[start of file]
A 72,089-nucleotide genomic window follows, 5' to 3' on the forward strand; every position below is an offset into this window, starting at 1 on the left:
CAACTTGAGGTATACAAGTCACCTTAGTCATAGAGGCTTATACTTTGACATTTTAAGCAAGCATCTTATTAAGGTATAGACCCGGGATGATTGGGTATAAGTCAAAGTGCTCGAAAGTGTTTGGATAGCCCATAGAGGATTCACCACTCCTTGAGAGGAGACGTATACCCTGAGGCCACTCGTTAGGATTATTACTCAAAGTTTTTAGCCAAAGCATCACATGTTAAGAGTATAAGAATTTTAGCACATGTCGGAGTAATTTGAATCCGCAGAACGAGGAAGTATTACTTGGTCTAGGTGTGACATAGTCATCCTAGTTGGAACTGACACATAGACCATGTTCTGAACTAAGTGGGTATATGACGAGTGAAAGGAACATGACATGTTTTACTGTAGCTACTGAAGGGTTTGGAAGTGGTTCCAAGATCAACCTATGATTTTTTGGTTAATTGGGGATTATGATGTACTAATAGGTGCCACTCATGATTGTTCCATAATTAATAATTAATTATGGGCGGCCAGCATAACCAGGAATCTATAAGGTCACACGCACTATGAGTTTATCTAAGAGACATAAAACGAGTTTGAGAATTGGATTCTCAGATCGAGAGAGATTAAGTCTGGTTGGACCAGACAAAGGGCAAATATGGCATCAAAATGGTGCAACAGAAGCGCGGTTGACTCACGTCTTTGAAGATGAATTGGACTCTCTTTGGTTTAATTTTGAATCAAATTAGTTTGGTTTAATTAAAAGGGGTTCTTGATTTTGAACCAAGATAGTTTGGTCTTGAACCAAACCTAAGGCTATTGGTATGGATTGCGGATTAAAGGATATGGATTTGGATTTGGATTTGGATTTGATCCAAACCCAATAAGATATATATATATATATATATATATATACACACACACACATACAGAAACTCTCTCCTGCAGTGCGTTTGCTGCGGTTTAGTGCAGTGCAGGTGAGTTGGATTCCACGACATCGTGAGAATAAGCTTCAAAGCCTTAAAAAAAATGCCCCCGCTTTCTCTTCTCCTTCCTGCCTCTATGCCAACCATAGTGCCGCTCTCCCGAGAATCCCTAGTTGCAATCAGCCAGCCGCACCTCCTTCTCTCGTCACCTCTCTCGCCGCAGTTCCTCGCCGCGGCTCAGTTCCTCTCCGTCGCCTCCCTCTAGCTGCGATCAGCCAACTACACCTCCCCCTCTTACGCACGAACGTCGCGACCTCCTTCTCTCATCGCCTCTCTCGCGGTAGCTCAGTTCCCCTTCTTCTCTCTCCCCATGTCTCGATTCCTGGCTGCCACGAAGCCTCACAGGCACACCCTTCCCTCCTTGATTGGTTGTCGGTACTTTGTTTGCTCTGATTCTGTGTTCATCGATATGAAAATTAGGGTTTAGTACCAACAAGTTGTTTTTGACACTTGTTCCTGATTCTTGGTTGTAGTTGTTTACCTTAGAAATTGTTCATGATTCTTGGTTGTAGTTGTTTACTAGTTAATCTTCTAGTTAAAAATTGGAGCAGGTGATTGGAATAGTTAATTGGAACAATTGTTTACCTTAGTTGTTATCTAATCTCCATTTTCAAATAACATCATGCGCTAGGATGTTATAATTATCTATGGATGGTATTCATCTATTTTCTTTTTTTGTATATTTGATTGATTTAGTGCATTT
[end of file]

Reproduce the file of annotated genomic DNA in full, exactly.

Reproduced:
A 72,089-nucleotide genomic window follows, 5' to 3' on the forward strand; every position below is an offset into this window, starting at 1 on the left:
CAACTTGAGGTATACAAGTCACCTTAGTCATAGAGGCTTATACTTTGACATTTTAAGCAAGCATCTTATTAAGGTATAGACCCGGGATGATTGGGTATAAGTCAAAGTGCTCGAAAGTGTTTGGATAGCCCATAGAGGATTCACCACTCCTTGAGAGGAGACGTATACCCTGAGGCCACTCGTTAGGATTATTACTCAAAGTTTTTAGCCAAAGCATCACATGTTAAGAGTATAAGAATTTTAGCACATGTCGGAGTAATTTGAATCCGCAGAACGAGGAAGTATTACTTGGTCTAGGTGTGACATAGTCATCCTAGTTGGAACTGACACATAGACCATGTTCTGAACTAAGTGGGTATATGACGAGTGAAAGGAACATGACATGTTTTACTGTAGCTACTGAAGGGTTTGGAAGTGGTTCCAAGATCAACCTATGATTTTTTGGTTAATTGGGGATTATGATGTACTAATAGGTGCCACTCATGATTGTTCCATAATTAATAATTAATTATGGGCGGCCAGCATAACCAGGAATCTATAAGGTCACACGCACTATGAGTTTATCTAAGAGACATAAAACGAGTTTGAGAATTGGATTCTCAGATCGAGAGAGATTAAGTCTGGTTGGACCAGACAAAGGGCAAATATGGCATCAAAATGGTGCAACAGAAGCGCGGTTGACTCACGTCTTTGAAGATGAATTGGACTCTCTTTGGTTTAATTTTGAATCAAATTAGTTTGGTTTAATTAAAAGGGGTTCTTGATTTTGAACCAAGATAGTTTGGTCTTGAACCAAACCTAAGGCTATTGGTATGGATTGCGGATTAAAGGATATGGATTTGGATTTGGATTTGGATTTGATCCAAACCCAATAAGATATATATATATATATATATATATATACACACACACACATACAGAAACTCTCTCCTGCAGTGCGTTTGCTGCGGTTTAGTGCAGTGCAGGTGAGTTGGATTCCACGACATCGTGAGAATAAGCTTCAAAGCCTTAAAAAAAATGCCCCCGCTTTCTCTTCTCCTTCCTGCCTCTATGCCAACCATAGTGCCGCTCTCCCGAGAATCCCTAGTTGCAATCAGCCAGCCGCACCTCCTTCTCTCGTCACCTCTCTCGCCGCAGTTCCTCGCCGCGGCTCAGTTCCTCTCCGTCGCCTCCCTCTAGCTGCGATCAGCCAACTACACCTCCCCCTCTTACGCACGAACGTCGCGACCTCCTTCTCTCATCGCCTCTCTCGCGGTAGCTCAGTTCCCCTTCTTCTCTCTCCCCATGTCTCGATTCCTGGCTGCCACGAAGCCTCACAGGCACACCCTTCCCTCCTTGATTGGTTGTCGGTACTTTGTTTGCTCTGATTCTGTGTTCATCGATATGAAAATTAGGGTTTAGTACCAACAAGTTGTTTTTGACACTTGTTCCTGATTCTTGGTTGTAGTTGTTTACCTTAGAAATTGTTCATGATTCTTGGTTGTAGTTGTTTACTAGTTAATCTTCTAGTTAAAAATTGGAGCAGGTGATTGGAATAGTTAATTGGAACAATTGTTTACCTTAGTTGTTATCTAATCTCCATTTTCAAATAACATCATGCGCTAGGATGTTATAATTATCTATGGATGGTATTCATCTATTTTCTTTTTTTGTATATTTGATTGATTTAGTGCATTT